Whatever it is, the OCM have been pinpointed as being responsible for
the presence of these American pin-hunters.

Tuesday, December 1, 1998

Weigang may take charge (The Malay Mail)

KARL WEIGANG, Malaysia's best-achieving foreign soccer coach, may soon
walk back through the doors of FAM again.
The German is tipped to renew an acquaintance with FAM that started 18
years ago when he steered Malaysia to the finals of the Moscow Olympics.
Though Abdul Rahman Ibrahim is the new coach of the national team,
Weigang could be new supremo of the Olympic 2000 squad who are without a
coach following the "removal" of Hatem Souissi.
Weigang is expected to be interviewed by the Olympics 2000 new
management committee.
Weigang, who has just led Perak to the Malaysia Cup final, has said he
will be leaving Perak at the end of the season.
However, whether Weigang wants to accept the national job or just become
a technical adviser with a local coach handling Olympic 2000 is left to be
But at this stage, Weigang seems to be the leading candidate as the
successor to Hatem.
FAM president Sultan Ahmad Shah said they had no intention of sacking
Hatem after yesterday's exco meeting but the Tunisian will be redesignated
as a technical adviser.
On the question of the coaching job, Sultan Ahmad Shah said it is up to
the management committee to decide on the needs of the team.
Apart from Weigang, the other names that came up during Saturday's
Technical Committee meeting were Pahang's Jorgen Larsen and Sarawak's Alan
Although former Sabah coach Ronald Smith of Australia was mentioned by
the media as one of the candidates, it is learnt he was not considered.
The shortlisted coaches are expected to be called up for an interview
where they will outline their plans for Olympic 2000 and what can be done
to turn the team around.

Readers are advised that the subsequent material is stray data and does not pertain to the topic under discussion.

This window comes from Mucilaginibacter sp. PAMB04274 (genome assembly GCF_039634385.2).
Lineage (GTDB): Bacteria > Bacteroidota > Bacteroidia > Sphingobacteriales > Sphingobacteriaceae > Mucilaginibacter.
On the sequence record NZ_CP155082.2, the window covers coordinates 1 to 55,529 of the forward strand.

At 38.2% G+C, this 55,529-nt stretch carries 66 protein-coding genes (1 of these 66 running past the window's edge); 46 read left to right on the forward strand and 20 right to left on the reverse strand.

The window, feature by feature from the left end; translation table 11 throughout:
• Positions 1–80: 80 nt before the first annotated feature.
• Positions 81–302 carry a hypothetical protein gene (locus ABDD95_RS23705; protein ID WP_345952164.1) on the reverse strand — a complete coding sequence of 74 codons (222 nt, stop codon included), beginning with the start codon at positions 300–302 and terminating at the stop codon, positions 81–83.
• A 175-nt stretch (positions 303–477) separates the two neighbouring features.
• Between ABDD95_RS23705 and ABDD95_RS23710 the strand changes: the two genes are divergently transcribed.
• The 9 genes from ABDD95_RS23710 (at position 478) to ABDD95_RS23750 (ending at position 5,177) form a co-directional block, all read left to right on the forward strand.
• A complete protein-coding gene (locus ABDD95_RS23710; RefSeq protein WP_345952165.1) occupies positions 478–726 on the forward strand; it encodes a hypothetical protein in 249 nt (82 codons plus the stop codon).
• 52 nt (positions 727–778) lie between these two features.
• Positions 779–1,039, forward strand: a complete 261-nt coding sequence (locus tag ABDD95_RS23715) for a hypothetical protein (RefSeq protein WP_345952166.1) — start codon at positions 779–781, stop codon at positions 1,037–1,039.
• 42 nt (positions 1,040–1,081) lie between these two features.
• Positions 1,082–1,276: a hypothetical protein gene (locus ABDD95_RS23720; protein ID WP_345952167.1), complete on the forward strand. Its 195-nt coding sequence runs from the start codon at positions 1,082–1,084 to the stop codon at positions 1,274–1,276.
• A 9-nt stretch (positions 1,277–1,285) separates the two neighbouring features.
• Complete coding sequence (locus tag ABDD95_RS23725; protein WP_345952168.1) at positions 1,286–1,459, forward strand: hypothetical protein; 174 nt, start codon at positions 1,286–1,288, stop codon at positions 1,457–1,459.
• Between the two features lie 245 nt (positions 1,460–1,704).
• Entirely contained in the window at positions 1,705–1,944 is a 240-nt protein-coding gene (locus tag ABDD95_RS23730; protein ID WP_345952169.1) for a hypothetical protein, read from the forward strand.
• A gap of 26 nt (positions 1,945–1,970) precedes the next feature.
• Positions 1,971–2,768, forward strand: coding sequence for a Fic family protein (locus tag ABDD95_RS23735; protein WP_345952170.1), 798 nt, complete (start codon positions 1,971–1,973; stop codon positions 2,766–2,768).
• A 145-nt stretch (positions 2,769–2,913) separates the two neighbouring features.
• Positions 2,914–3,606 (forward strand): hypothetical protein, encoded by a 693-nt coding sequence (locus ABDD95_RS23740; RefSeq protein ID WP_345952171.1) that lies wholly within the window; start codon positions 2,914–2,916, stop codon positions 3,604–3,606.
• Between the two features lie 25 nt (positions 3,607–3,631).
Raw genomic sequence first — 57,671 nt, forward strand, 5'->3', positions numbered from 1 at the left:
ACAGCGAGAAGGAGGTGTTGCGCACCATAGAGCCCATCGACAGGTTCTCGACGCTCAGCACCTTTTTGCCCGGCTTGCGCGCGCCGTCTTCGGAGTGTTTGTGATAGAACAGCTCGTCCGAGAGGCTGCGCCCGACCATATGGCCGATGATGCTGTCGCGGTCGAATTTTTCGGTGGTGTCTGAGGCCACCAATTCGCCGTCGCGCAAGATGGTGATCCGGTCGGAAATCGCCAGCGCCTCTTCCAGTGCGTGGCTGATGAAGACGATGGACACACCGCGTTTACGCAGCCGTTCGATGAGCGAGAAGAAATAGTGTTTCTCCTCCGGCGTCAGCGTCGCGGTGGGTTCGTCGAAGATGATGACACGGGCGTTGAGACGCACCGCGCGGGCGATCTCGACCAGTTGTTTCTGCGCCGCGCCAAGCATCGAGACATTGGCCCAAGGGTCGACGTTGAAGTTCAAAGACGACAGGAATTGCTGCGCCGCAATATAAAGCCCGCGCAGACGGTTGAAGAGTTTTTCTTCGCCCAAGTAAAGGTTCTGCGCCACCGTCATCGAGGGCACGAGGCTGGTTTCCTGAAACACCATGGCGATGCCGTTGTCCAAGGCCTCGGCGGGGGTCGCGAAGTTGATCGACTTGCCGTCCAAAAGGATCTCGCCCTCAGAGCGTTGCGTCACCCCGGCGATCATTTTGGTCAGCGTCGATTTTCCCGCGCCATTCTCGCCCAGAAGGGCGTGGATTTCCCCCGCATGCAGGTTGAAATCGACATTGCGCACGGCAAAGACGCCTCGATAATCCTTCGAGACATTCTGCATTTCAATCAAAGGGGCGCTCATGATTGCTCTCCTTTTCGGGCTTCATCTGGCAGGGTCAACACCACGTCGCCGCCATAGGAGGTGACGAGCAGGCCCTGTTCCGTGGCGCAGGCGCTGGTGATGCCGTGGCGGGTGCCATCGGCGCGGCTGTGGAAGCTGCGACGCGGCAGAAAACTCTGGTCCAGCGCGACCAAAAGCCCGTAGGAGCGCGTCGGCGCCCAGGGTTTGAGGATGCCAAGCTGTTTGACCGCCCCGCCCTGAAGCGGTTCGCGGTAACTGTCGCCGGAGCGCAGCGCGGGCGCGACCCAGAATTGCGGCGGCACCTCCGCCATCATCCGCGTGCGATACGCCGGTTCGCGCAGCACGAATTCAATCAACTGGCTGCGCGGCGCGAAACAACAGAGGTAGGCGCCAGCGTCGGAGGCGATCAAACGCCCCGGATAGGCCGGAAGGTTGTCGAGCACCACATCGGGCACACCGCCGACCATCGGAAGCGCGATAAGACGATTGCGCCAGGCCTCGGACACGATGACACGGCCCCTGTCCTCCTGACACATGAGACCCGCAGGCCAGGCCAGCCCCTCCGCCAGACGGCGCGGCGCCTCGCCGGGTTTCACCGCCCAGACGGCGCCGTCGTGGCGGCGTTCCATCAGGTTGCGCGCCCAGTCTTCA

The coach who can convince the management committee, headed by FAM
deputy president Tengku Abdullah Sultan Ahmad Shah, on how he can change
the fortunes of Olympic 2000, will probably get the job.
But at the same time, the committee will give consideration to those
familiar with Malaysian soccer.
It is learnt that Hatem, during his meeting with the Technical
Committee, was asked to give his views on improving the team following
their recent poor performances but he apparently did not have much to
The technical committee felt it was best that someone is brought in for
the betterment of the team.
It has been established that the Olympic players could not get along
with Hatem because of his strict discipline and rigid training.
They wanted Hatem out and there have been indications the players held
back in matches recently to make Hatem look bad.
The "removal" of Hatem seems like FAM are bowing to the demands of the
Hatem's "ouster" at this stage is debatable because there are only six
months to the Olympics qualifier in June.
Hatem has earned good reviews as a coach and maybe his only fault was
not getting the players behind him.
But a decision has already been taken and all indications are Hatem is
history. The Tunisian is not going to sit around and see another coach
handle the team while he does paper work.
Everything points to Weigang taking over.